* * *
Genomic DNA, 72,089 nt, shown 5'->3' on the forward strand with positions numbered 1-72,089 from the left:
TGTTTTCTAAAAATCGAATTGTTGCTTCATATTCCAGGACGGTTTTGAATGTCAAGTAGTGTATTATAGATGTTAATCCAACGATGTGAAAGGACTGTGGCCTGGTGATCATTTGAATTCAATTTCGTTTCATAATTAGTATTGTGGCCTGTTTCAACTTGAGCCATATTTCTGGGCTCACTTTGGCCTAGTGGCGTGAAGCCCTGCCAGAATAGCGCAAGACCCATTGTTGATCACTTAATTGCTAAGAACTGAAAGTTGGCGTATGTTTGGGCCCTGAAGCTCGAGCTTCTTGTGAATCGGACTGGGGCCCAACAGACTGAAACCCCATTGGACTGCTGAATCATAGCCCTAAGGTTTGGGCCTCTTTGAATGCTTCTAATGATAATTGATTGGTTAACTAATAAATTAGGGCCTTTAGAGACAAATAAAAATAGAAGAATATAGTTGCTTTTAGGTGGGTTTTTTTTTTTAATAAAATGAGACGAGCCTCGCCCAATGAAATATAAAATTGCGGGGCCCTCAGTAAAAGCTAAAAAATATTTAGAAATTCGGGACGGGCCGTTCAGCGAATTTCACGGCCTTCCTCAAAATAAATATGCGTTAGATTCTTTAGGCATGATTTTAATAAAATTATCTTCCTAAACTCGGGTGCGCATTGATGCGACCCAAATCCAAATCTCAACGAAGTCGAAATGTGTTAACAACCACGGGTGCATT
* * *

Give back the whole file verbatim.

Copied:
Genomic DNA, 72,089 nt, shown 5'->3' on the forward strand with positions numbered 1-72,089 from the left:
TGTTTTCTAAAAATCGAATTGTTGCTTCATATTCCAGGACGGTTTTGAATGTCAAGTAGTGTATTATAGATGTTAATCCAACGATGTGAAAGGACTGTGGCCTGGTGATCATTTGAATTCAATTTCGTTTCATAATTAGTATTGTGGCCTGTTTCAACTTGAGCCATATTTCTGGGCTCACTTTGGCCTAGTGGCGTGAAGCCCTGCCAGAATAGCGCAAGACCCATTGTTGATCACTTAATTGCTAAGAACTGAAAGTTGGCGTATGTTTGGGCCCTGAAGCTCGAGCTTCTTGTGAATCGGACTGGGGCCCAACAGACTGAAACCCCATTGGACTGCTGAATCATAGCCCTAAGGTTTGGGCCTCTTTGAATGCTTCTAATGATAATTGATTGGTTAACTAATAAATTAGGGCCTTTAGAGACAAATAAAAATAGAAGAATATAGTTGCTTTTAGGTGGGTTTTTTTTTTTAATAAAATGAGACGAGCCTCGCCCAATGAAATATAAAATTGCGGGGCCCTCAGTAAAAGCTAAAAAATATTTAGAAATTCGGGACGGGCCGTTCAGCGAATTTCACGGCCTTCCTCAAAATAAATATGCGTTAGATTCTTTAGGCATGATTTTAATAAAATTATCTTCCTAAACTCGGGTGCGCATTGATGCGACCCAAATCCAAATCTCAACGAAGTCGAAATGTGTTAACAACCACGGGTGCATT